Lincoln’s 14th century Exchequergate Arch undergoing restoration works


Work has begun to restore and protect Lincoln’s unique 14th century Exchequergate Arch, which frames the walkway leading to the West Front of the Cathedral.

As part of the Lincoln Cathedral Connected project, funded by the National Lottery Heritage Fund, experts from the Connected team and contractor William Birch will undertake re-roofing, repointing and structural repairs to correct settlement cracks. The masonry will also be cleaned and conservation work will be carried out to the stone carvings. This is the first time the Arch has undergone work since the late 1800s.

Scaffolding has now been erected around the Arch and is expected to remain in place until May. A pedestrian route through the Arch will be maintained at all times during the work and the Cathedral will remain open as usual.

In addition to work to Exchequergate Arch, paving, conservation and landscaping works to the Parvis, including the grassed area at the West Front of the Cathedral, have begun. This will create a more welcoming and accessible space in front of the Cathedral for visitors to enjoy and allow step-free access into the building.

To enable these works, Minster Yard will, during the summer, be temporarily closed to traffic, with restricted pedestrian access around the area, and parking will be temporarily suspended along the south side of the Cathedral. Neither Priory Gate nor Pottergate will be affected by works.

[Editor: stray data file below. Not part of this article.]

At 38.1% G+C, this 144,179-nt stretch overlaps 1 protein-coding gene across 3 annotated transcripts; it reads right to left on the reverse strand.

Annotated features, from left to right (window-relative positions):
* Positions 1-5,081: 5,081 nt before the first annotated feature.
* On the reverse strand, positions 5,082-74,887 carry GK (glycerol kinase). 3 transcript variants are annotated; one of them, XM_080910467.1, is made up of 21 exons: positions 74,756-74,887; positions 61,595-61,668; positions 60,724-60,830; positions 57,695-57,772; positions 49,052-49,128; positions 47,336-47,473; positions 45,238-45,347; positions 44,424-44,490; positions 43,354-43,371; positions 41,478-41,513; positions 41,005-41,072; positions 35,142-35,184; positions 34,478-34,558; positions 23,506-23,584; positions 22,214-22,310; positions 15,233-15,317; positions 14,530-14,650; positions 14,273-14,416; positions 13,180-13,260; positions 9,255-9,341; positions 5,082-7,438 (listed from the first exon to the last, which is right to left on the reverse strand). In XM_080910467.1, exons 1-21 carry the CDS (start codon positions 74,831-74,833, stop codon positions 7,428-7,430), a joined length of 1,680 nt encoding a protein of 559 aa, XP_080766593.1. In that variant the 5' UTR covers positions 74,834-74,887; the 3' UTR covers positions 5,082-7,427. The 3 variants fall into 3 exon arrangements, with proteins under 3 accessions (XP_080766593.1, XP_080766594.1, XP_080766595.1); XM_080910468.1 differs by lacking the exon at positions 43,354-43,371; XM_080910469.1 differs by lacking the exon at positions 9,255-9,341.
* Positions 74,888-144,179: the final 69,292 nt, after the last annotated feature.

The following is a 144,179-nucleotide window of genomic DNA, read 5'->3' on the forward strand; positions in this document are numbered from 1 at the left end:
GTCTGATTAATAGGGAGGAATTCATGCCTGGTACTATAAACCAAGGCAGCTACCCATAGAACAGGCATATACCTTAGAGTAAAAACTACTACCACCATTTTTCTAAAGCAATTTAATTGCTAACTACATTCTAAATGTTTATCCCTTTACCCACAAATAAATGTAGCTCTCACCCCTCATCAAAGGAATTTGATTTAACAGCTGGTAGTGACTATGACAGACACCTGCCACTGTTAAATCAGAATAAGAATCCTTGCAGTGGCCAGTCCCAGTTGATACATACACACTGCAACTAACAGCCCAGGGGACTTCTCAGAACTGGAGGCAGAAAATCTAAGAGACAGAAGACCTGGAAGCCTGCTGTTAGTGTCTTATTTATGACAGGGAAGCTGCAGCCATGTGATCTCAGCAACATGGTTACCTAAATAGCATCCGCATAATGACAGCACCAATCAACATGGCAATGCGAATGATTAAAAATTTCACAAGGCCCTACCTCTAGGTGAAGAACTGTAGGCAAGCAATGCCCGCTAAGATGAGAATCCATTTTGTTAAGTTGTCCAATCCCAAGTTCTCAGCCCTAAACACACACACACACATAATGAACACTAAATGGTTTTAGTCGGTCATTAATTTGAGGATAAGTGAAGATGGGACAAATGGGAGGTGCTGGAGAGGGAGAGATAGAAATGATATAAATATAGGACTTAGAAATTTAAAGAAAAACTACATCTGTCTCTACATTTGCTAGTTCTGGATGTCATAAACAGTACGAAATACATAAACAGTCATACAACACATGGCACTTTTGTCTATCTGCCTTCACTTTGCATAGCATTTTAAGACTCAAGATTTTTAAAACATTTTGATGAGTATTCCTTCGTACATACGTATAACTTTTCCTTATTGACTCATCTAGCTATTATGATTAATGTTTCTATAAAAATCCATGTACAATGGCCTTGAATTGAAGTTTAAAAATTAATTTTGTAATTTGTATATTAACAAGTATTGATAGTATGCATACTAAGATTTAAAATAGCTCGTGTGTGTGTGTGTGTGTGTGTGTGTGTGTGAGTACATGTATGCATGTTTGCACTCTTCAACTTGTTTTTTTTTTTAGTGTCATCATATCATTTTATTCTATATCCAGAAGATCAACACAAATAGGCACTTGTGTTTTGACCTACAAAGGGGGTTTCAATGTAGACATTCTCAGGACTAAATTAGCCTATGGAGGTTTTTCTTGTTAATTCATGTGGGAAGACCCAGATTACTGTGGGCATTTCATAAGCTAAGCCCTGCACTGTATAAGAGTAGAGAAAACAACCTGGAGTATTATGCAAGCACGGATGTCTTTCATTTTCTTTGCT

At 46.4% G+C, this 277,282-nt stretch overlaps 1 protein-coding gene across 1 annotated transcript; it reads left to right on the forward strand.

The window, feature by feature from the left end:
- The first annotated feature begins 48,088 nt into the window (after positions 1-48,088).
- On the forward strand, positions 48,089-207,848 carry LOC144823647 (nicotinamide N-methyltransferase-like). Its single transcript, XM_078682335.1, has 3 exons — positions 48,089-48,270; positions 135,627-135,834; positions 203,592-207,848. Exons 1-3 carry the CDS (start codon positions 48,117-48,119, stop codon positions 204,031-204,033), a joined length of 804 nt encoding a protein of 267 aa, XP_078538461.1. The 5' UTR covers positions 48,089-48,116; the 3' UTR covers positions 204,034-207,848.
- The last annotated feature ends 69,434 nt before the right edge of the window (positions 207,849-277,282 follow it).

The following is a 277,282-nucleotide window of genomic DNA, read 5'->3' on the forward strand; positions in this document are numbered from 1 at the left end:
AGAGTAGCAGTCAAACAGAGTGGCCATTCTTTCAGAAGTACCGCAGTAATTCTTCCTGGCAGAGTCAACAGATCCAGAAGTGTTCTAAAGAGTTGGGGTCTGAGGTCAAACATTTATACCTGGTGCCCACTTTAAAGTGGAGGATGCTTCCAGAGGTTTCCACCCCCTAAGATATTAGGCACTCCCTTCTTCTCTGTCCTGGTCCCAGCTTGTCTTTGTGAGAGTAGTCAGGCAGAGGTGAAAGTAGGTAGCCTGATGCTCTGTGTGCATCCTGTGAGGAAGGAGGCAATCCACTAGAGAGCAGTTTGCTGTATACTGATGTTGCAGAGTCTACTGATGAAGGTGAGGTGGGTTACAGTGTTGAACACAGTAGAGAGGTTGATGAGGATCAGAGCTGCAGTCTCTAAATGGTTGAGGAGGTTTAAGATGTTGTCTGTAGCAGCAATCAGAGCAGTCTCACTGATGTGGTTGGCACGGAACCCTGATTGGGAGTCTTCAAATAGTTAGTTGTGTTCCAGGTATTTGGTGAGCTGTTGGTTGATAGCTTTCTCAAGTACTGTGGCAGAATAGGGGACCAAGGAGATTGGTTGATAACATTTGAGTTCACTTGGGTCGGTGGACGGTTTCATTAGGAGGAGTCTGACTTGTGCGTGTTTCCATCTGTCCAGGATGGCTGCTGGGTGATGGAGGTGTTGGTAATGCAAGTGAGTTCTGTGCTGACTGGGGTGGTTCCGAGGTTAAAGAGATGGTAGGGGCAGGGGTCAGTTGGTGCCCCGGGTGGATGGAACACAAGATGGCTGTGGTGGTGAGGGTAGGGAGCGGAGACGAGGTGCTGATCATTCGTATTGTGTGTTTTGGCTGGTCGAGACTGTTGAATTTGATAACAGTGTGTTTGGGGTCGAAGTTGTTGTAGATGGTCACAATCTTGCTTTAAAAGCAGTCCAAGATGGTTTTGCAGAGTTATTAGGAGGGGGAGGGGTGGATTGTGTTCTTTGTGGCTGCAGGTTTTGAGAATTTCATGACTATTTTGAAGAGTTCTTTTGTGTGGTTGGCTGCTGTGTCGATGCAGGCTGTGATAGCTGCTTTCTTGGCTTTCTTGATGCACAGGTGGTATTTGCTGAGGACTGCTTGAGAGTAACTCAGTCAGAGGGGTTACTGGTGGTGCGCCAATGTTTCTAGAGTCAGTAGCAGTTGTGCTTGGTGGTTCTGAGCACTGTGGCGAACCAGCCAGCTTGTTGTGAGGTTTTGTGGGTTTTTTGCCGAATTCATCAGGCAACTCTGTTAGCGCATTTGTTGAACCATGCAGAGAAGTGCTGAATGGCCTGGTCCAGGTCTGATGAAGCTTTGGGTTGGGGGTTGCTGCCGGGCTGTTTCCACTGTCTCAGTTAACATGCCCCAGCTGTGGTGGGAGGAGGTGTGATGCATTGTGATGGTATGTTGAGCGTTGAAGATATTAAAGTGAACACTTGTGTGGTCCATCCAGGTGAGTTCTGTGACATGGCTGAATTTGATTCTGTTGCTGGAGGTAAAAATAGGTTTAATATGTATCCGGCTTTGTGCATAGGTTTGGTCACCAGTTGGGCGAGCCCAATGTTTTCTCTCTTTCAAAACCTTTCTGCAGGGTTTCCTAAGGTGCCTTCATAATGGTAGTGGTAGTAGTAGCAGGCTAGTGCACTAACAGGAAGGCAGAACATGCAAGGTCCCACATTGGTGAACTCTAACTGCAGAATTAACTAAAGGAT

The Revd Canon John Patrick, Subdean of Lincoln, said: “Exchequergate Arch is what greets Cathedral visitors who enter from the Bailgate, acting as a majestic entrance to the Cathedral grounds, welcoming people to walk through and see the Cathedral in its glory.

“These works will preserve and protect the beautiful and unique Arch as well as the surrounding grounds for generations to come, which will help us to attract more visitors and in turn help us to continue to maintain the Cathedral.

“Our conservationists have already been doing fantastic work on the West Front of the Cathedral, so we can’t wait for the public to see the newly restored Exchequergate Arch when the scaffolding comes down.”

Exchequergate Arch is what remains from two gatehouses – a west gatehouse which was later demolished circa 1796, and the surviving east gatehouse – originally constructed during King Edward I’s reign to protect the precinct surrounding the church of St Mary Magdalene.

The gatehouses were designed to house four small shops in the ground floor of its bastions. Entrances to the shops were through doorways at the east end of the posterns, of which all but the most southerly doorways remain in use. Each shop had a pair of windows, which are now infilled, and access to the upper floors was via spiral staircases made from stone.

Exchequergate Arch is the only triple-arched gateway leading into cathedral grounds in the country and possibly the only one in Europe. Although a gatehouse which incorporated small shops was a common feature during the Medieval period, Exchequergate Arch remains the only surviving such example in the UK.